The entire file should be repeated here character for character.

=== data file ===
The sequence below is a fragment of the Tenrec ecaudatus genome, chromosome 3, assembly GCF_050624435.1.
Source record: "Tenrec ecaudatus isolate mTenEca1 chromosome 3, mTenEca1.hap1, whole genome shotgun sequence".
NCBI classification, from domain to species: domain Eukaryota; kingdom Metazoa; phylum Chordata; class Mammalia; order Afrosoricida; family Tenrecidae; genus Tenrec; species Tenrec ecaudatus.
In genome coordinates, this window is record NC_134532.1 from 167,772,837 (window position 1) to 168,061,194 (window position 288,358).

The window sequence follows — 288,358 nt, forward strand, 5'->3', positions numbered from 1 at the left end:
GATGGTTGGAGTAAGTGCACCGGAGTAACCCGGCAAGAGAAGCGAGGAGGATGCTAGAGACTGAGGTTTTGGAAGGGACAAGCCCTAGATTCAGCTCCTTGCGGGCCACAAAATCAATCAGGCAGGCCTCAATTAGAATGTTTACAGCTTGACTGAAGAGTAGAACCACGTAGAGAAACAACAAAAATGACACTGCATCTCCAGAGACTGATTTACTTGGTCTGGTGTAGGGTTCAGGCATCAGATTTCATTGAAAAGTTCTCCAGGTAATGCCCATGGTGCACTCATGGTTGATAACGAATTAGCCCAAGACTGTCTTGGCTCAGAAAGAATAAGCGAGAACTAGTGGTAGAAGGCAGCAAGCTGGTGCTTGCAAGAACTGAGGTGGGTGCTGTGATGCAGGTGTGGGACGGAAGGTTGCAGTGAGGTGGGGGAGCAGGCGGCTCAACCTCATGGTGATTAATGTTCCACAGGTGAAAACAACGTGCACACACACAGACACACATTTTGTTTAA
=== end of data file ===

The sequence below is a fragment of the Tenrec ecaudatus genome, chromosome 3, assembly GCF_050624435.1.
Source record: "Tenrec ecaudatus isolate mTenEca1 chromosome 3, mTenEca1.hap1, whole genome shotgun sequence".
NCBI classification, from domain to species: domain Eukaryota; kingdom Metazoa; phylum Chordata; class Mammalia; order Afrosoricida; family Tenrecidae; genus Tenrec; species Tenrec ecaudatus.
In genome coordinates, this window is record NC_134532.1 from 167,772,837 (window position 1) to 168,061,194 (window position 288,358).

The window sequence follows — 288,358 nt, forward strand, 5'->3', positions numbered from 1 at the left end:
GATGGTTGGAGTAAGTGCACCGGAGTAACCCGGCAAGAGAAGCGAGGAGGATGCTAGAGACTGAGGTTTTGGAAGGGACAAGCCCTAGATTCAGCTCCTTGCGGGCCACAAAATCAATCAGGCAGGCCTCAATTAGAATGTTTACAGCTTGACTGAAGAGTAGAACCACGTAGAGAAACAACAAAAATGACACTGCATCTCCAGAGACTGATTTACTTGGTCTGGTGTAGGGTTCAGGCATCAGATTTCATTGAAAAGTTCTCCAGGTAATGCCCATGGTGCACTCATGGTTGATAACGAATTAGCCCAAGACTGTCTTGGCTCAGAAAGAATAAGCGAGAACTAGTGGTAGAAGGCAGCAAGCTGGTGCTTGCAAGAACTGAGGTGGGTGCTGTGATGCAGGTGTGGGACGGAAGGTTGCAGTGAGGTGGGGGAGCAGGCGGCTCAACCTCATGGTGATTAATGTTCCACAGGTGAAAACAACGTGCACACACACAGACACACATTTTGTTTAA